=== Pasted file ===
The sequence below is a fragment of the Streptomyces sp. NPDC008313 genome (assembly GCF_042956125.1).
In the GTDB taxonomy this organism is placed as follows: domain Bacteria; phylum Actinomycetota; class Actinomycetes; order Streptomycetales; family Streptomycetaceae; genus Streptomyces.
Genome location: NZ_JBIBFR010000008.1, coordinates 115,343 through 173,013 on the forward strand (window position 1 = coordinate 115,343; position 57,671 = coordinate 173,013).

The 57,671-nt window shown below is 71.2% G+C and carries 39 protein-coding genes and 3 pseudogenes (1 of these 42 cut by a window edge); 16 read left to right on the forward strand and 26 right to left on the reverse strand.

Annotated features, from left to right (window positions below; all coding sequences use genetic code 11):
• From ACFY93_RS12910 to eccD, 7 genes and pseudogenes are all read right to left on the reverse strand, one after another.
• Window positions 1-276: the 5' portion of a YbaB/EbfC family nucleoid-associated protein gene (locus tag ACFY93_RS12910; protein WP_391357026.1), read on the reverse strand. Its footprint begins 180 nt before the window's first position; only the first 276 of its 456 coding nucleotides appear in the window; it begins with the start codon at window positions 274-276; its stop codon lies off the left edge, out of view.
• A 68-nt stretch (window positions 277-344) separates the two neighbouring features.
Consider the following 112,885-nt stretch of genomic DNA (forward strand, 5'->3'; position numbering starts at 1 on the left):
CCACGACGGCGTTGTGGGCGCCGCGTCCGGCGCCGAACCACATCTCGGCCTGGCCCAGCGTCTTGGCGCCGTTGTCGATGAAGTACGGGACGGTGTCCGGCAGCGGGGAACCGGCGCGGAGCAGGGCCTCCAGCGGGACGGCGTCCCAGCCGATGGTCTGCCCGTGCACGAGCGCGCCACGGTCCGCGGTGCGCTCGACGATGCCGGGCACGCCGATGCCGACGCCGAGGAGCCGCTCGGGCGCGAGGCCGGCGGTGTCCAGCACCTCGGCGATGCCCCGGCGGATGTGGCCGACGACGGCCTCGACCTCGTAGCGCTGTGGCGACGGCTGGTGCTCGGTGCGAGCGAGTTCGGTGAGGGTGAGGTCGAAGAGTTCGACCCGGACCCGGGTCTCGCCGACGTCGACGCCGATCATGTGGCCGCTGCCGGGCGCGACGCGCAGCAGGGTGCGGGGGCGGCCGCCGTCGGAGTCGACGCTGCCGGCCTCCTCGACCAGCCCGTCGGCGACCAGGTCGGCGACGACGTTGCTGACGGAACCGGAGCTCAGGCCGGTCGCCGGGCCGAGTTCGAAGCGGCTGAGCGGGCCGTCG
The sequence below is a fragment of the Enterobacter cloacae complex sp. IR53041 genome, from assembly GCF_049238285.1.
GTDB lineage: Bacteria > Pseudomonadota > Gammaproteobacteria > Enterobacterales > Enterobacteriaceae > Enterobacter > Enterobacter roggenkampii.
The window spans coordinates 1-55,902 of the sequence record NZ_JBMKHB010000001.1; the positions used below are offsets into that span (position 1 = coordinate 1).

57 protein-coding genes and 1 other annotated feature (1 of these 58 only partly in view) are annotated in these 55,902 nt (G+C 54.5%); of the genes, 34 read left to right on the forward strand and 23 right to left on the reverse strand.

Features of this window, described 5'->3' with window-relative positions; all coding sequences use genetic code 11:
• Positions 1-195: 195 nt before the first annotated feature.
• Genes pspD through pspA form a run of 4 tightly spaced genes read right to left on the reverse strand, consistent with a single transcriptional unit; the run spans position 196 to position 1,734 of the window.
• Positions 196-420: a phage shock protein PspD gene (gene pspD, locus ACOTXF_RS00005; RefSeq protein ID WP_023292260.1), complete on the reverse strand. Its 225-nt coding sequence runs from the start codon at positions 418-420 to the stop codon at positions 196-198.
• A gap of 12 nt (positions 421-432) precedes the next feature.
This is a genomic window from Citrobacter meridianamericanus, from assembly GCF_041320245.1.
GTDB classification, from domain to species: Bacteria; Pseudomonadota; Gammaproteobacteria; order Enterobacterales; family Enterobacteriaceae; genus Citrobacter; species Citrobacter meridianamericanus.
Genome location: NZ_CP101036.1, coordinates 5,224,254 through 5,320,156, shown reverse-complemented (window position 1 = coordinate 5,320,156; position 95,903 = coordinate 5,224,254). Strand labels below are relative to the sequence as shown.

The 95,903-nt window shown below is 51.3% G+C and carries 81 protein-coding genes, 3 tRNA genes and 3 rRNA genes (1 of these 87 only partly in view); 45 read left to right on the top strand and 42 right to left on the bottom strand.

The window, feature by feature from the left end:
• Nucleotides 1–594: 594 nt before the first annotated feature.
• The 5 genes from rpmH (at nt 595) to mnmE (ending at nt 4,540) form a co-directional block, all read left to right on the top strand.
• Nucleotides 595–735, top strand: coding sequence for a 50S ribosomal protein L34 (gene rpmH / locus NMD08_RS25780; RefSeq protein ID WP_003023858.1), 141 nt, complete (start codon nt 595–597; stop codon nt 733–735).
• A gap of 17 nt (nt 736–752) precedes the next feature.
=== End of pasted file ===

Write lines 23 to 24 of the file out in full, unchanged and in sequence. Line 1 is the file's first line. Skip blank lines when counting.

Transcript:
The 95,903-nt window shown below is 51.3% G+C and carries 81 protein-coding genes, 3 tRNA genes and 3 rRNA genes (1 of these 87 only partly in view); 45 read left to right on the top strand and 42 right to left on the bottom strand.

The window, feature by feature from the left end: